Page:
The Louvre Museum is perhaps one of the most iconic destinations in Paris. The Parisian museum is home to the world’s most famous paintings, sculptures and art installations, attracting thousands of visitors from around the world. Over 10 million people visited the Louvre in 2018, making it the most popular museum in the world.
Aside from the famous Mona Lisa, the Louvre has masterpieces by some of the most historic artists of the world. The sprawling museum is an experience in itself, if you’re in Paris, your trip is incomplete without a visit to this landmark destination. Here’s all you need to know about the Louvre!
History and general facts about the Louvre
The Louvre was initially built as a fortress in 1190. It was later reconstructed in the 16th century to serve as a royal palace. During this time, the Louvre saw tremendous growth as nearly every monarch expanded it. In 1682, Louis XVI moved the royal residence to Versaille after which the Louvre become home to various art academies.
The collection at the museum includes Egyptian antiques, ancient Greek and Roman sculptures, paintings by the Old Masters (notable European artists from before 1800), and crown jewels and other artefacts from French nobles. Artefacts present are from the sixth century B.C all the way to the 19th century AD. At any given time, more than 35,000 works of art are on display.
The displays are divided into eight departments: Near Eastern Antiquities; Egyptian Antiquities; Greek, Etruscan and Roman Antiquities; Islamic Art; Sculptures; Decorative Arts; Paintings; and Prints and Drawings.
Booking tickets in advance to visit the museum is always the best option. If you want to avoid long queues, book your tickets in advance at the official site.
Official rates are:
-Tickets purchased online: 17€ (including quick entry).
-Tickets purchased at the museum: 15€ (expect a long queue if you do this)
You might also get to visit the Louvre for free if:
- Every day if you’re under 18 years old.
- Every day if you’re an EU resident between 18 and 25 years old.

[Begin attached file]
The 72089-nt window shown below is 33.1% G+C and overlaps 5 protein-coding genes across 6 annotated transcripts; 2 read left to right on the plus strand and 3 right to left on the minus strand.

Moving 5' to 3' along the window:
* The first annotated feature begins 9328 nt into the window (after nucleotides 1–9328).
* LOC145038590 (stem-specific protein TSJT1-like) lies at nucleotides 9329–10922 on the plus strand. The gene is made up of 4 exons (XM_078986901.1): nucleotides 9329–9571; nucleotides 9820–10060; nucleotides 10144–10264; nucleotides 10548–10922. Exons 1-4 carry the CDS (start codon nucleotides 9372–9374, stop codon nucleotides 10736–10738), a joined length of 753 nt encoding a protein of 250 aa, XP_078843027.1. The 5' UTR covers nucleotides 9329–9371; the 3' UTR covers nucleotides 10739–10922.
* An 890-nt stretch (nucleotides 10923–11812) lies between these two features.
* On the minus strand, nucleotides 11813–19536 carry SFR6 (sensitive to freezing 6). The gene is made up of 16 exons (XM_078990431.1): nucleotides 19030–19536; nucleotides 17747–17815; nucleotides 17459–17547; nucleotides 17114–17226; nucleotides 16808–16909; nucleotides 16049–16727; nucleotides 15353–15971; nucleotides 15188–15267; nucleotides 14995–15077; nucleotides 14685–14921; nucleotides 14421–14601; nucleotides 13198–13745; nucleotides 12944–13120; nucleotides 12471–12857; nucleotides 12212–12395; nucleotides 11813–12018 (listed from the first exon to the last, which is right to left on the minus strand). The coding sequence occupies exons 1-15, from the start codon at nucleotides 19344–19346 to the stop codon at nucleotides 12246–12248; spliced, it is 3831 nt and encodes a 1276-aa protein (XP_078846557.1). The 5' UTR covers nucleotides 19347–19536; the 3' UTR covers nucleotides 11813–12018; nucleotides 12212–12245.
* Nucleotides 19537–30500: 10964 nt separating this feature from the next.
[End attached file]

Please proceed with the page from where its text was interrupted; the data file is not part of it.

- First Saturday of each month, entrance is free from 6pm to 9:45pm.
- Every Friday from 6pm to 9:45pm, entrance is free for visitors under 26 years old.
- Entrance is free for all on Bastille Day (14th July).
The museum opens at 9 am every day and is closed on Tuesdays.
Exploring the Louvre
If you’re in Paris for a short time and can only make one visit to the museum, it is best to do your research in advance in terms of choosing what to see. All the exhibits cover nearly 18 acres. Did you know that it would take you 75 years to completely see it if you were watching each piece for 60 seconds for 8 hours a day?! That’s how expansive it is.
There are 403 rooms in three wings on multiple levels connected by multiple staircases. Before your visit, spend some time on the website to understand the layout and what art you would like to see. If you’re confused, here are some of the highlights you shouldn’t miss!
- La Gioconda / Mona Lisa
- Venus de Milo
- Winged Victory of Samothrace
- Sleeping Hermaphroditus
- The Coronation of Napoleon
- Liberty leading the people
- Les Noces de Cana
- Psyche Revived by the Kiss of Love
- The Raft of Medusa
- Louvre’s Greek and Roman antiquities
- The Crown Jewels of France
- Great Sphinx of Tanis
Guided tours at the Louvre
The Louvre, as you must already know, is massive! It’s impossible to see everything in a single day. The Louvre offers three free guided tours in English. The ‘Welcome to the Louvre’ tour covers the museum’s highlights every day at 11 am and 2 pm and on Wednesday at 7 pm. There’s also a ‘My First Louvre’ tour on Saturday and Sunday at 11 a.m. for families and ‘Another Louvre’ tour, which showcases the museum’s overlooked treasures, on Friday at 7:30 pm.
Visiting the Louvre is a transformative experience. Whether you’re an art enthusiast or not, there is just so much to admire at this magnificent museum!